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   Celebrating Alaska Natives and Alaskan Indian Communities
   
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alaska natives, villages and alaskan indian communities




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alaska natives, villages and alaskan indian communities
alaska native villagesAlaskan natives in Alaska number about 119,241 (as of the 2000 census). There are 229 federally recognized Alaskan villages and five unrecognized Tlingit alaskan indian tribes. Generally, the aboriginal people of Alaska don't mind being called Eskimos or Indians, but there are some individuals who don't like to be called native americans or eskimo. They prefer the terms alaskan natives or alaska indian communities or inuits, etc. It is important to understand the diversity of native Alaskan tribes which speak 20 different languages, belong to five geographic areas, are organized under thirteen Alaska Native Regional Corporations and have eleven different cultures. Alaskan natives make up 20% of the population of the state of Alaska.



What's New in Alaskan Natives:


Athabascan Indians
The Athabaskan Indians live in the Alaskan Interior.

What's New:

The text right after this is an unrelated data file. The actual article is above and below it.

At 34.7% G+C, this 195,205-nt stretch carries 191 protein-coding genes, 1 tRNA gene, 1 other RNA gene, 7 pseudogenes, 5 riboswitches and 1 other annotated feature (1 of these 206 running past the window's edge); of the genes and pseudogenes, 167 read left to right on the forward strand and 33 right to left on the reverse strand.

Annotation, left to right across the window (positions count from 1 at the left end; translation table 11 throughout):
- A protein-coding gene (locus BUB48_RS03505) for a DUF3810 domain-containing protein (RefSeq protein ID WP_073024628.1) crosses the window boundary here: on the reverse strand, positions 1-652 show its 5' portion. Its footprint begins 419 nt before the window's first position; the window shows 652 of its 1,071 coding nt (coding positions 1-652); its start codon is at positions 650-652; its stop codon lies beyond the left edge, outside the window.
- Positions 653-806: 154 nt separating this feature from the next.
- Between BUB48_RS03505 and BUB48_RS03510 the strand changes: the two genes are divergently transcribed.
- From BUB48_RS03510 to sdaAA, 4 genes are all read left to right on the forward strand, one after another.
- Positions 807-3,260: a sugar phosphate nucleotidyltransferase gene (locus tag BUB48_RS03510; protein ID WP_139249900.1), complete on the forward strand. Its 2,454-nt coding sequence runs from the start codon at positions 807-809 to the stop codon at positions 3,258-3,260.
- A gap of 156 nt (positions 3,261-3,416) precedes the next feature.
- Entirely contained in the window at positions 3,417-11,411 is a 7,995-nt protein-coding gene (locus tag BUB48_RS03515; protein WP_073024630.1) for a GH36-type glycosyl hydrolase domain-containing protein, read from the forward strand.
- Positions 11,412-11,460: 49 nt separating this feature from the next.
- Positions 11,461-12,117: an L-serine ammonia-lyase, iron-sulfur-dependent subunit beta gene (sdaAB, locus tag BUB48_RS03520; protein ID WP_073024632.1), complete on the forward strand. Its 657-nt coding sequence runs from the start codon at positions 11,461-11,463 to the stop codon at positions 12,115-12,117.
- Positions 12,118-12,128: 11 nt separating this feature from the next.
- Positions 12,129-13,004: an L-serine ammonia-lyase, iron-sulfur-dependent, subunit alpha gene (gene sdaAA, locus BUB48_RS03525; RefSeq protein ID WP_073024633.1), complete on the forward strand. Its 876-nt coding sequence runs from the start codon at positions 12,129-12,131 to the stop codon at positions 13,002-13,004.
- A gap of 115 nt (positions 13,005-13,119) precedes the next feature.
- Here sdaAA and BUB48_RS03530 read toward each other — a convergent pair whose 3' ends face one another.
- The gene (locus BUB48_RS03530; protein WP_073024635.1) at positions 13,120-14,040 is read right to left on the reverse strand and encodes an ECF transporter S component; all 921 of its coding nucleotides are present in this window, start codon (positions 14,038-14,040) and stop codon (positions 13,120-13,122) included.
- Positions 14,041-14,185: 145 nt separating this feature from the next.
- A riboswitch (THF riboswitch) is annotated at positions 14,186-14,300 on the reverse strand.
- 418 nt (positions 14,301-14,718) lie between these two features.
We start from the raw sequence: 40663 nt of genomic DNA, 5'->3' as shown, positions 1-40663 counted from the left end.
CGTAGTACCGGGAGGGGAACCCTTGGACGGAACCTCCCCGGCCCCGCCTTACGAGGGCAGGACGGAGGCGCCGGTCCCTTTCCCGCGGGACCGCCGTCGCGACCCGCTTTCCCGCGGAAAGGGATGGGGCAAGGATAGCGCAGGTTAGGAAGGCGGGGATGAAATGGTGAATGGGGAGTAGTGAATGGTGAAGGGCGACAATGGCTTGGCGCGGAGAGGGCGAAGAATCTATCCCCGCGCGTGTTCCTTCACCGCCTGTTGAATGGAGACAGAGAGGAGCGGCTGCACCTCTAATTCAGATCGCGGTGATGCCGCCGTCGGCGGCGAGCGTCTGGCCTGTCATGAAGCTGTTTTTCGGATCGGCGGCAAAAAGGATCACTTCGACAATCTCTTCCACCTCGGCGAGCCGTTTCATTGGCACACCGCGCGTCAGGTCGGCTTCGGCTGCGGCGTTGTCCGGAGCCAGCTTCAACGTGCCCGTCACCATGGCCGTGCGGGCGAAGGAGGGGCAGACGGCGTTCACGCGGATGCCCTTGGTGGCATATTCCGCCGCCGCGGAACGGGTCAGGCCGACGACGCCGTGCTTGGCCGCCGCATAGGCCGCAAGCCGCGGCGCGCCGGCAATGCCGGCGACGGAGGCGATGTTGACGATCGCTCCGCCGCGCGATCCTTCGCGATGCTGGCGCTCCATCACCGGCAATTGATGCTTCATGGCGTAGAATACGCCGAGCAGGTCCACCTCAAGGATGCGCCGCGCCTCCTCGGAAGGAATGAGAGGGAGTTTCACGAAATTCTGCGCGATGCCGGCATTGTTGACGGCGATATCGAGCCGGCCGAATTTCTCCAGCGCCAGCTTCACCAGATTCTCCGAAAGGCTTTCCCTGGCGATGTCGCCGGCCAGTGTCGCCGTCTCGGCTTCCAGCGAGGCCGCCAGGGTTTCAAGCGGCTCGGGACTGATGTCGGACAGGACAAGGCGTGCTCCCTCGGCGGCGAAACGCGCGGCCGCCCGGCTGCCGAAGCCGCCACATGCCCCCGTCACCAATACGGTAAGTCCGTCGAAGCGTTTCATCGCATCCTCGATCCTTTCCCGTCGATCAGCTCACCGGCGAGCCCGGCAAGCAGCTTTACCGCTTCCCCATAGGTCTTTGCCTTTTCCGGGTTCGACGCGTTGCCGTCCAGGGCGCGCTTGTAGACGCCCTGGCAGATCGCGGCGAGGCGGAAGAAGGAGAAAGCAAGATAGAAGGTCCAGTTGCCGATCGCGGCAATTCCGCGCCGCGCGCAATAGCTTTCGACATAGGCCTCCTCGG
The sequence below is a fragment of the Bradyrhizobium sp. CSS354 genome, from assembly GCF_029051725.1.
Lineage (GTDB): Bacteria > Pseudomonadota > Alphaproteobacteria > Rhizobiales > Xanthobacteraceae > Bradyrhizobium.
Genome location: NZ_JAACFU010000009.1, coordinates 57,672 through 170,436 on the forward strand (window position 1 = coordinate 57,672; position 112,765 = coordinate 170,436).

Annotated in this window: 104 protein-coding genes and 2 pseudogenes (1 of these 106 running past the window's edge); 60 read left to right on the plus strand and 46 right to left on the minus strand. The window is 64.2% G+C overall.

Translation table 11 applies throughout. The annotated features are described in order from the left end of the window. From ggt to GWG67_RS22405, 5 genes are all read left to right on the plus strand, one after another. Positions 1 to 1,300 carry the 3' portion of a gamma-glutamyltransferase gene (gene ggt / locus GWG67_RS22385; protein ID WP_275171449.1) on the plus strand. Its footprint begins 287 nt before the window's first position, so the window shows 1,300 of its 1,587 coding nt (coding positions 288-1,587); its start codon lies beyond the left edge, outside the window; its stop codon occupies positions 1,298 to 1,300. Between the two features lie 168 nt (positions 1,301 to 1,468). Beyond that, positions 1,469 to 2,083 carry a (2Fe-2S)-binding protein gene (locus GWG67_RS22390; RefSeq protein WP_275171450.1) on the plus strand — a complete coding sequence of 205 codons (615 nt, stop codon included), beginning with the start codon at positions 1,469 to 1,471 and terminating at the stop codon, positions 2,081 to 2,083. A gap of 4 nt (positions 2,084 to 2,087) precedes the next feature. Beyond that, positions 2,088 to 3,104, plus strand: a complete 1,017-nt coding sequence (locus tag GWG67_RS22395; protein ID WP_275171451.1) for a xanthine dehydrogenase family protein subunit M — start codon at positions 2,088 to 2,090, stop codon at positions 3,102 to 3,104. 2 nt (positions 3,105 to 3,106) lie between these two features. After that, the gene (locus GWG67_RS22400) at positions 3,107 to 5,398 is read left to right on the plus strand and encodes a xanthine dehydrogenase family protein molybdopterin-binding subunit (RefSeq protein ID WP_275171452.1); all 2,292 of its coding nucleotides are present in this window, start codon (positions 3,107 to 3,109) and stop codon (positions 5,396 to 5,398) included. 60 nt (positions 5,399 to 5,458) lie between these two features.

Are Eskimos and Inuit the same people?
I answered a letter a while ago, from someone at a museum in Alaska. They wanted to know why Inuit (which I am of) dislike being called "Eskimos." After all, many Alaskans don't mind being called Eskimos, and even seem to dislike the term "Inuit" when southerners apply it them, however well-intentioned. I am not surprised by the confusion.

Alaskan Native Cultures
There are three types of Alaskan Natives with different cultural and linquistic history. They are Indian, Eskimo and Aleut. These are further defined by eleven distinct cultures.

Eskimo / Esquimaux
Eskimo is the term used when speaking of Inupiaq and Yupik people collectively or to mean all Inuit and Yupik people of the world.

Did you know Aleuts were sent to internment camps during WWII?
Long-silent Aleuts revisit the suffering of World War II internment camps in a new documentary film set to air on Public Television this month.

Native Village of Akhiok profile
Akhiok is located at the southern end of Kodiak Island at Alitak Bay. It lies 80 miles southwest of the City of Kodiak, and 340 miles southwest of Anchorage.

Former Chief Pete J. Peter explains Gwich'in culture
Our way of life is to respect the mother earth and it's animals.

Unangan (Aleut) Heritage
Several thousand years ago, before European explorers discovered the shores of the Aleutian Islands, they were inhabited by the “Unangas” (Aleut people).



Facts about Alaskan natives

  • November is Alaska Native Heritage Month.


  • Life expectancy at birth for Alaska Natives is 69.4 years compared to 76.7 years for all races in the U.S and 74.7 years for all Alaskans.


  • The Alaska Native suicide mortality rate overall is 4.2 times the rate for all races in the U.S., and almost twice that of all Alaskans. The suicide attempt rate for Alaska Native youths ages 10 - 14, is six times higher for Alaskan Native males and three times higher for Alaskan Native females in that age group. In the 15 - 19 age group, the alaskan native male rate is 5.6 times higher, and female alaskan native rates are four times that of Alaskan females in the same age group.